They came in droves.
Family members of slain Utah radio personality Gabriela Sifuentes Castilla, better known as Gaby Ramos, were overwhelmed as friends, fans of her programme and neighbours showed up outside her Salt Lake County home to pay their respects. Some brought flowers, others came with devotional candles or balloons and all agreed on the legacy that Ms Ramos leaves behind: one of selfless kindness and generosity.
“She was a DJ but she was also much more — she was a sister, a friend and a mother. And I don’t know of anybody who didn’t love her,” Ms Ramos’ sister Rocio Sifuentes told the huddled crowd.
“She always did things better than me. She always finished everything she started, she was always put together and I always told her she was the perfect version of the woman I aspired to be.”
Ms Sifuentes says she was with Ms Ramos on Sunday, 17 October when her sister’s ex fiancé, Manuel Omar Burciaga Perea, is accused of showing up around 1am to claim an engagement ring.
After a call was placed to 911, a loud knock came from the front door and she says the pair thought it was a responding police officer.
Instead, Mr Burciaga Perea is accused of returning with a gun and allegedly shooting Ms Ramos multiple times. Ms Sifuentes says she held her dying sister as she took her last breath.
The following morning, the Taylorsville Police Department shared pictures of Mr Burciaga Perea, who they considered to be “armed and dangerous.”
And during Tuesday’s vigil, the department said it had secured an arrest warrant against the suspect.
“It gives us solace that authorities are working on it,” Ms Sifuentes said. She then thanked community members for their support in sharing her sister’s story. “You have been a balm for my soul,” she said, holding back tears.
Activist Martha Black was among those present. She remembers Ms Ramos as a “marvellous woman” whose “light has not been dulled and voice has not been turned off… she was positive, she was happy, she was sunshine.”
Calling on the Gabby Petito case, Ms Black asked the media present to continue sharing Ms Ramos’ story and image after the initial wave of interest quiets down.
“We saw how much attention other women have had in the media — that’s a fact. Black and brown women deserve the same attention… We deserve the same exposure. We want Gaby’s face in the media every single day,” Ms Black, who met Ramos shortly after she arrived in Utah said. “She matters. Her life matters.”
Chants of “Justicia para Gaby” then flooded the air, as Ms Ramos’ nine-year-old daughter, Julieta, distributed glow stick necklaces to attendees — purple in honour of Domestic Violence Awareness Month.
“Look how many people who love you are here,” Monica Acuña said, microphone in hand. “No doubt you achieved your goal of affecting lives, raising up women’s voices and leaving a good future for your daughter. Don’t worry about her; there are several people here who will look out for her and take care of her.”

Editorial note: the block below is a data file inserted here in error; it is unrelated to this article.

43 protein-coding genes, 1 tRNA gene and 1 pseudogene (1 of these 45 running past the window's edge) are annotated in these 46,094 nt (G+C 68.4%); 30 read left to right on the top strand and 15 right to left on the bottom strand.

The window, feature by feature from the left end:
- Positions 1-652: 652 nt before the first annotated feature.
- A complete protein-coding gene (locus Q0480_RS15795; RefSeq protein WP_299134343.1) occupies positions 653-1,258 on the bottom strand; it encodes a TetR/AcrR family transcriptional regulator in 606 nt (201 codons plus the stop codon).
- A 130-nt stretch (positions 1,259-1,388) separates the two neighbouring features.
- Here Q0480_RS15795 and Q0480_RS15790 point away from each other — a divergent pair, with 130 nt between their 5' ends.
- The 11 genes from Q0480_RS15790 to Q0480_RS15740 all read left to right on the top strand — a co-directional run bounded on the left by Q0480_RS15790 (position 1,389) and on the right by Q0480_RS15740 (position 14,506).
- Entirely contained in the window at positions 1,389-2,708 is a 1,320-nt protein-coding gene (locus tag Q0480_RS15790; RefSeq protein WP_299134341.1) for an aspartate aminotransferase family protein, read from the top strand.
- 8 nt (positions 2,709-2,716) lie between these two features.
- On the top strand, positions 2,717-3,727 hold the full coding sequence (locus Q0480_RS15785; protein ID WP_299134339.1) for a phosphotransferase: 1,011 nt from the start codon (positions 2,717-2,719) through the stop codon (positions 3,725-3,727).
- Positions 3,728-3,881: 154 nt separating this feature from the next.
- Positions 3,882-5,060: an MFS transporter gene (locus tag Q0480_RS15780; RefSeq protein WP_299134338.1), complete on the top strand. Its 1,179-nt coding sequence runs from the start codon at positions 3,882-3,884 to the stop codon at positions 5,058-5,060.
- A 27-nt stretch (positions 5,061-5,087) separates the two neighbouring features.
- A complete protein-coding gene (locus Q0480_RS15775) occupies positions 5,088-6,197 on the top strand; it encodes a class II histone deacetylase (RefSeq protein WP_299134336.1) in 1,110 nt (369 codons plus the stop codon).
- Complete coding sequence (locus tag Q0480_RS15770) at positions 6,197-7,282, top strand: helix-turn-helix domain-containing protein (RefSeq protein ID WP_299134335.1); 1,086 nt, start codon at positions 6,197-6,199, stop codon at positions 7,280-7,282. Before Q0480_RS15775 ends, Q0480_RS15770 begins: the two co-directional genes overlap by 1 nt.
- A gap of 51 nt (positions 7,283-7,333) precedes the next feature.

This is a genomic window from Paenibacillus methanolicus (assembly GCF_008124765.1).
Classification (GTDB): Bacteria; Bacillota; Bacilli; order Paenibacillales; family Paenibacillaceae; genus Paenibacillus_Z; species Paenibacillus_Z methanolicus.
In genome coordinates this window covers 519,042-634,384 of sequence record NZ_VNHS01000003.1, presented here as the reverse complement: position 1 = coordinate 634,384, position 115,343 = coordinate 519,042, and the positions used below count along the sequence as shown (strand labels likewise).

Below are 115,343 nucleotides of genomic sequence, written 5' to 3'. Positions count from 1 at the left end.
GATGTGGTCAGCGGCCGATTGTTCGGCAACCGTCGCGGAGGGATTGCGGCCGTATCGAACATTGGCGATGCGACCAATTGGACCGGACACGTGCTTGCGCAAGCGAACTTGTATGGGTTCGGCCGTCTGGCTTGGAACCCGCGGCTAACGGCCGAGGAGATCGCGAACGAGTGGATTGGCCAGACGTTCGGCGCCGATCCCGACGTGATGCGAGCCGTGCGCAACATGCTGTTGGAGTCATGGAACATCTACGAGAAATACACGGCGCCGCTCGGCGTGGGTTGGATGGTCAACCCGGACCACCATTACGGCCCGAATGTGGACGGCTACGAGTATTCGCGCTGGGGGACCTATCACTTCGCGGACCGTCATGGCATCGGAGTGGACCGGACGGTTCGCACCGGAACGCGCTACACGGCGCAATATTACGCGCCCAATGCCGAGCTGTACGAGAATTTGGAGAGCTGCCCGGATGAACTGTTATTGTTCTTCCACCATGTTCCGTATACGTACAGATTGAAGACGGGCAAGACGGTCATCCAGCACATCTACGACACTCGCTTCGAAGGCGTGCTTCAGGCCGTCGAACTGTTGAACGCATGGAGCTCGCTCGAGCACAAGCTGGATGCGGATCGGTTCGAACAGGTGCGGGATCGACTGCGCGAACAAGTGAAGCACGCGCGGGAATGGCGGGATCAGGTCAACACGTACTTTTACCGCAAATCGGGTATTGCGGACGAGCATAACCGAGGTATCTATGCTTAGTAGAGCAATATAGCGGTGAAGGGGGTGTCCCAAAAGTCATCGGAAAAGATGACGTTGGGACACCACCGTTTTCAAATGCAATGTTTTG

Ms Acuña, who worked alongside Ms Ramos at KMRI La Más Picosita, also called to end the stigma in Latino communities around domestic violence.
“Women, men, this message is for everyone,” she said. “You don’t have to stand for anything that offends you, that hurts you. There is help for you out there… speak up so that there’s not one less among us.”
According to a National Intimate Partner and Sexual Violence Survey published by the Centers for Disease Control and Prevention in 2017, more than one in three Latinas (34.4 per cent) reported being victims of a partner’s sexual/physical violence or stalking. That number is expected to be higher since the pandemic, thanks to factors like healthcare access, cultural proclivities, language barriers and immigration status.
“Nobody deserves for their life to be taken like that regardless of your status,” Ms Acuña continued. “We are all the same here. We came to this country to have a better future and we all have rights.”
Her message was echoed by the radio station, which has shared resources and information for those experiencing domestic violence across its social channels since Ms Ramos’ death.
Following the speeches, Ms Acuña blared some of her friend’s favourite songs from a portable speaker including “Afuera” by Mexican rock band Caifanes and Queen’s “Don’t Stop Me Now,” as family members made their way through the crowd offering sweet bread and atole, a traditional drink made from masa, to those in attendance.
As people began to disperse and the flicker of candlelight reflected on a poster-size portrait of her sister, Ms Sifuentes was overcome with emotion.
Speaking with The Independent, she referred to the past 72 hours as a “living hell,” and said the family wouldn’t stop until it had answers. “It’s been hard, but we want justice,” she said, “so that women who are out there experiencing violence will speak up.”
She also thanked neighbours, law enforcement and staff at the Mexican consulate for their ongoing support. “It gives me strength,” she said.
Ms Sifuentes hopes the outpouring of support resonated with her orphaned niece.
“My wish for her is that she grows up in a safe country,” she said. “That she knows we love her and that she has a whole community backing her.”
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